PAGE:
Harvard psychologist Richard Weissbourd says it’s closer than you think.

Two years ago, a headline-grabbing study in Current Biology concluded that religious children from around the world shared less than those from non-religious homes. The media coverage stirred up controversy by drawing broader, more unfavorable conclusions of religion than the actual study. “Religious Kids Are Jerks,” raged the Daily Beast. More recently, the findings were disputed by another study in the same publication, pointing out that miscalculations of the data skewed the results and when accounting for those errors, there is little difference in altruistic behavior between religious kids and nonreligious kids.

Regardless of conclusions, the debate provides a robust context for Christian parents and teachers to think about the importance of moral development, not just in our children but in society at large. Whether religion contributes to altruism is a question worth exploring and leads to a more pressing concern for parents and educators: How do we actually go about developing empathy in our kids?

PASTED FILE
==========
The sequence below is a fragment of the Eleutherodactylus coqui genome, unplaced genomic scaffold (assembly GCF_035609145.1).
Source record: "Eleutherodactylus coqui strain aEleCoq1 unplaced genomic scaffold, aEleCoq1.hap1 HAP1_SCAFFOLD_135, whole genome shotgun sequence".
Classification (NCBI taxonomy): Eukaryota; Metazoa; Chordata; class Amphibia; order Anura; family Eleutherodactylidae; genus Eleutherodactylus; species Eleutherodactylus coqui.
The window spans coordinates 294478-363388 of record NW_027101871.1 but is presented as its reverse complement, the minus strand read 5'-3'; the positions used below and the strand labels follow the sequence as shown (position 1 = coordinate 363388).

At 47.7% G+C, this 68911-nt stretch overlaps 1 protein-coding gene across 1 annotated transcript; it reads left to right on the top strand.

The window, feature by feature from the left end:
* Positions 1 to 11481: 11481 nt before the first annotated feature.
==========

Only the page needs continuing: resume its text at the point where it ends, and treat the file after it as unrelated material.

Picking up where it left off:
Richard Weissbourd, a Harvard psychologist and founder of Making Caring Common, thinks religion may play a part in raising empathetic kids, but that’s not actually the question his research asks. Instead, he explores the how. In the report “The Children We Mean to Raise,” he and his colleagues argue that the key to fostering moral development is to focus on your actions and not words alone. “How youth view adults in general may further reduce their commitment to fairness,” they report. “Teens don’t appear to perceive adults as acting with any more integrity than they are.”

In the key survey, Weissbourd and his colleagues surveyed 10,000 diverse middle and high school …

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